Opt for local, organic corn if available. Unfortunately a large percentage of the corn in the United States is genetically modified. Selecting organic corn will help to ensure that the seeds are authentic and have NOT been made Roundup ready.

If you have a sensitivity to corn you can leave it out. Many people, especially those with high rates of existing food intolerances or digestive distress, are also sensitive to corn. If that is you or someone in your family- simply omit it from the recipe!

Learn how to grill corn with the husk on. Grilling is one of the methods for cooking corn as described in Nourishing Traditions. We like to first peel back the husk, remove the silk and coat the kernels with a hearty dose of saturated fat (like grass-fed butter, pastured ghee or coconut oil) to prime it for the high heat cooking. Then, cook on the grill turning about every 5 minutes, for 15-20 minutes or until lightly charred. Steaming is another technique that can be helpful for preparing corn.

Now to put it all together...

Fresh Tabbouleh Salad with Sprouted Quinoa | Radiant Life Blog

Fresh Tabbouleh Salad with Sprouted Quinoa | Radiant Life Blog

Fresh Tabbouleh Salad with Sprouted Quinoa | Radiant Life Blog

Fresh Tabbouleh Salad with Sprouted Quinoa | Radiant Life Blog

Sprouted Red Quinoa Tabbouleh


1 cup red quinoa, soaked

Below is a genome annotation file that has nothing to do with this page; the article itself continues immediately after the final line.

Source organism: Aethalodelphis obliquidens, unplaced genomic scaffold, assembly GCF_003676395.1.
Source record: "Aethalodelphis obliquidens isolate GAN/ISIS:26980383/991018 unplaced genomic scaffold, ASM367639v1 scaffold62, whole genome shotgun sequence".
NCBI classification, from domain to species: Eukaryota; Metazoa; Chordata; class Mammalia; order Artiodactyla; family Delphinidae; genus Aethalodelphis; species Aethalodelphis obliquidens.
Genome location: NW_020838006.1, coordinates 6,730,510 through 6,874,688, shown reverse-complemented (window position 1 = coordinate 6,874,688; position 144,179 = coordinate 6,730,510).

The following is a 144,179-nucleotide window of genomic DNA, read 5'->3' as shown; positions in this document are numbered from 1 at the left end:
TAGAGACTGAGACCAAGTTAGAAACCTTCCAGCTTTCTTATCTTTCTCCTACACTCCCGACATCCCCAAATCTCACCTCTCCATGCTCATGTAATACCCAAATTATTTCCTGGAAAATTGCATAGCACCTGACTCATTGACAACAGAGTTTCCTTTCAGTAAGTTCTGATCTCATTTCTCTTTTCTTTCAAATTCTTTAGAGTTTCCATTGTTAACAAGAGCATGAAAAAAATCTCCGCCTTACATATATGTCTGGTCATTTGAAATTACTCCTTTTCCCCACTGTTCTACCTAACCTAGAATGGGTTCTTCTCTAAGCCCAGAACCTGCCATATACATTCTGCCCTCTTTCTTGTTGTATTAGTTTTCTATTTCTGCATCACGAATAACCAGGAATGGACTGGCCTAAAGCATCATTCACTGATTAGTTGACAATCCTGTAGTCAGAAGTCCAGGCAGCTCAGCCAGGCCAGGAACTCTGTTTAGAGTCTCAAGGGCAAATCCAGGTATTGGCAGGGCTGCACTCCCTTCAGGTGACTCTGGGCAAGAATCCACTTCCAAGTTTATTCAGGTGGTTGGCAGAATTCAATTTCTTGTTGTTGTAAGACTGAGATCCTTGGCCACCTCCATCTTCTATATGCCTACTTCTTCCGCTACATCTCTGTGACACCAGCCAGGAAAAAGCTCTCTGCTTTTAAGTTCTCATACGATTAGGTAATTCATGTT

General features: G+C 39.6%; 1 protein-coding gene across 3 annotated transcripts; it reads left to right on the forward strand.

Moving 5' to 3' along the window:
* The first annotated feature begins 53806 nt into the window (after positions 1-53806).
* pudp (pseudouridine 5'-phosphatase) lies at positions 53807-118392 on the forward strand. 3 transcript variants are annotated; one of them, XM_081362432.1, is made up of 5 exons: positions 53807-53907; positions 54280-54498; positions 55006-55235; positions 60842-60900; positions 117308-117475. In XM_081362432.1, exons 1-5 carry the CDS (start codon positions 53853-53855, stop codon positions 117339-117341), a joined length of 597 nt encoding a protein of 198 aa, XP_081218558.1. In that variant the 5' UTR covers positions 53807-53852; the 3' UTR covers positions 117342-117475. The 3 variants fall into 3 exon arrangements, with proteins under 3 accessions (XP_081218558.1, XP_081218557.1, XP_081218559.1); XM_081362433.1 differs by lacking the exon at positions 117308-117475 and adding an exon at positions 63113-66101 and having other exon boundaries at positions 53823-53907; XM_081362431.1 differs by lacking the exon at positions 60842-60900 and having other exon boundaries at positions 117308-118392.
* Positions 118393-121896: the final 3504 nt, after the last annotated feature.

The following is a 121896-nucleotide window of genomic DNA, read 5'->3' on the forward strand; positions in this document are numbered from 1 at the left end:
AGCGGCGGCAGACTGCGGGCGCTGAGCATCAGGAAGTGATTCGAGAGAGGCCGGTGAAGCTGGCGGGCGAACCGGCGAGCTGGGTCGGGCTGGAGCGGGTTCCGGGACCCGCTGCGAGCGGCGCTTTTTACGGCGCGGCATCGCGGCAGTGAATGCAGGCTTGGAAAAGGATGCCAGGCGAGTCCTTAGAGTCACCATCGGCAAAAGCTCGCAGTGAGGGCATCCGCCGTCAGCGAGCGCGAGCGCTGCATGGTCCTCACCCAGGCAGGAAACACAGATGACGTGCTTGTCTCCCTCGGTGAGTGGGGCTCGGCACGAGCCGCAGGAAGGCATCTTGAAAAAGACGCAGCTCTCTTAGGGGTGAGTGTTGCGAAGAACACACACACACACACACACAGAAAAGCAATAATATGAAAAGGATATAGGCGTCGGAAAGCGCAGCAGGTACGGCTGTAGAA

1 1/2 cups cucumbers, diced

1 1/2 cups tomatoes, diced

1 cup fresh parsley, chopped 

2 ears of grilled or steamed corn, removed from the cob

1 clove garlic, minced

2 tablespoons fresh lemon juice

1/2 cup unrefined olive oil (we love real Bariani Olive Oil)

Unrefined salt, to taste (try Celtic Sea Salt or Himalayan Salt) 


Prepare quinoa and corn as specified above. Allow to cool to room temperature. 

Coarsely dice cucumbers and tomatoes and remove corn from the cob. Place the vegetables in a large bowl. Dice parsley and toss together. 

In a small dish, whisk together garlic and lemon juice. Slowly incorporate olive oil into the mixture. Season dressing to taste using unrefined salt and pepper.

Drizzle approximately one half of the dressing onto cooled quinoa. Add quinoa to vegetable mixture and toss to combine. Add remaining dressing and mix until evenly coated. 

Serve immediately or chill in the refrigerator to store for later. Enjoy!   

Tags: Recipes, Fuel Your Body

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    Hi! My Name is Kayla. I am an RN turned researcher, real-food-nibbler and integrative health advocate. Welcome to the blog!